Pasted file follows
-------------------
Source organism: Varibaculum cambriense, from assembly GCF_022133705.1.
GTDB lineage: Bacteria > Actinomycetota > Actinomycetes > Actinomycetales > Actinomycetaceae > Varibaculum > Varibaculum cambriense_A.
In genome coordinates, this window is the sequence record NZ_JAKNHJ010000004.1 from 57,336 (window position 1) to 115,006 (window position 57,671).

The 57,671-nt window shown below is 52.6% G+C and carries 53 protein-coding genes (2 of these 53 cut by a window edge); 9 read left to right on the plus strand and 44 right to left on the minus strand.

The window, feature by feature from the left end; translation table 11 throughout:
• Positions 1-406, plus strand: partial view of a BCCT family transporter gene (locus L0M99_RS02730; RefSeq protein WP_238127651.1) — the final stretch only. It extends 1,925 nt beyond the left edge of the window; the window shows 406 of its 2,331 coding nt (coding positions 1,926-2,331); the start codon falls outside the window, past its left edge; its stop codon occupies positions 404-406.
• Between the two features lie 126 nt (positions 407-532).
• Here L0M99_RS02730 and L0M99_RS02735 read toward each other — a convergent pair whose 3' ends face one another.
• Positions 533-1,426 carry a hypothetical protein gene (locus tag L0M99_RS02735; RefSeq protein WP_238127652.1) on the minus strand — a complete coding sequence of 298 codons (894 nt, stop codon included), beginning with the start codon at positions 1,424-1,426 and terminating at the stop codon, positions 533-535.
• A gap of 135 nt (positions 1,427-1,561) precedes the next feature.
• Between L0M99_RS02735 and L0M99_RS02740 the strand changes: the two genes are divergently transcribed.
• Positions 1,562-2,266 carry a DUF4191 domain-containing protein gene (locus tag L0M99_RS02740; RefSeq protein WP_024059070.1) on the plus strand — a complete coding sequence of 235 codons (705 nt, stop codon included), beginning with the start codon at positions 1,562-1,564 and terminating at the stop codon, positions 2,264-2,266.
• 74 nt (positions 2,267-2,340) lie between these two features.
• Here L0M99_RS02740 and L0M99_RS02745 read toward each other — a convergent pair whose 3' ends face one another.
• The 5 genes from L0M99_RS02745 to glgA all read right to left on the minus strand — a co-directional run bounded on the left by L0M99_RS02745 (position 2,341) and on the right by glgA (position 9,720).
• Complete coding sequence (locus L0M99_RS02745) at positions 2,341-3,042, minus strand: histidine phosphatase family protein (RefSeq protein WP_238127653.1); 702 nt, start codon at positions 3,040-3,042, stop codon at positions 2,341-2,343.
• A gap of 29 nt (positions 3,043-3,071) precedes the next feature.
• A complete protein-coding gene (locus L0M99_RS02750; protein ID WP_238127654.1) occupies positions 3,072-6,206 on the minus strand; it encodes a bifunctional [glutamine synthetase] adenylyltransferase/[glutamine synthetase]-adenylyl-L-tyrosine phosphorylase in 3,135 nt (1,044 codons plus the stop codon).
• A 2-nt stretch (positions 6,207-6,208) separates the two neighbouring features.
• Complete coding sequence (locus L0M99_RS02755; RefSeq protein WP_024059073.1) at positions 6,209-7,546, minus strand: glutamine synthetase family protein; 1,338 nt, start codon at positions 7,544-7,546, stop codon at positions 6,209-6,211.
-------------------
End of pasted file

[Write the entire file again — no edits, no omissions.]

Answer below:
Source organism: Varibaculum cambriense, from assembly GCF_022133705.1.
GTDB lineage: Bacteria > Actinomycetota > Actinomycetes > Actinomycetales > Actinomycetaceae > Varibaculum > Varibaculum cambriense_A.
In genome coordinates, this window is the sequence record NZ_JAKNHJ010000004.1 from 57,336 (window position 1) to 115,006 (window position 57,671).

The 57,671-nt window shown below is 52.6% G+C and carries 53 protein-coding genes (2 of these 53 cut by a window edge); 9 read left to right on the plus strand and 44 right to left on the minus strand.

The window, feature by feature from the left end; translation table 11 throughout:
• Positions 1-406, plus strand: partial view of a BCCT family transporter gene (locus L0M99_RS02730; RefSeq protein WP_238127651.1) — the final stretch only. It extends 1,925 nt beyond the left edge of the window; the window shows 406 of its 2,331 coding nt (coding positions 1,926-2,331); the start codon falls outside the window, past its left edge; its stop codon occupies positions 404-406.
• Between the two features lie 126 nt (positions 407-532).
• Here L0M99_RS02730 and L0M99_RS02735 read toward each other — a convergent pair whose 3' ends face one another.
• Positions 533-1,426 carry a hypothetical protein gene (locus tag L0M99_RS02735; RefSeq protein WP_238127652.1) on the minus strand — a complete coding sequence of 298 codons (894 nt, stop codon included), beginning with the start codon at positions 1,424-1,426 and terminating at the stop codon, positions 533-535.
• A gap of 135 nt (positions 1,427-1,561) precedes the next feature.
• Between L0M99_RS02735 and L0M99_RS02740 the strand changes: the two genes are divergently transcribed.
• Positions 1,562-2,266 carry a DUF4191 domain-containing protein gene (locus tag L0M99_RS02740; RefSeq protein WP_024059070.1) on the plus strand — a complete coding sequence of 235 codons (705 nt, stop codon included), beginning with the start codon at positions 1,562-1,564 and terminating at the stop codon, positions 2,264-2,266.
• 74 nt (positions 2,267-2,340) lie between these two features.
• Here L0M99_RS02740 and L0M99_RS02745 read toward each other — a convergent pair whose 3' ends face one another.
• The 5 genes from L0M99_RS02745 to glgA all read right to left on the minus strand — a co-directional run bounded on the left by L0M99_RS02745 (position 2,341) and on the right by glgA (position 9,720).
• Complete coding sequence (locus L0M99_RS02745) at positions 2,341-3,042, minus strand: histidine phosphatase family protein (RefSeq protein WP_238127653.1); 702 nt, start codon at positions 3,040-3,042, stop codon at positions 2,341-2,343.
• A gap of 29 nt (positions 3,043-3,071) precedes the next feature.
• A complete protein-coding gene (locus L0M99_RS02750; protein ID WP_238127654.1) occupies positions 3,072-6,206 on the minus strand; it encodes a bifunctional [glutamine synthetase] adenylyltransferase/[glutamine synthetase]-adenylyl-L-tyrosine phosphorylase in 3,135 nt (1,044 codons plus the stop codon).
• A 2-nt stretch (positions 6,207-6,208) separates the two neighbouring features.
• Complete coding sequence (locus L0M99_RS02755; RefSeq protein WP_024059073.1) at positions 6,209-7,546, minus strand: glutamine synthetase family protein; 1,338 nt, start codon at positions 7,544-7,546, stop codon at positions 6,209-6,211.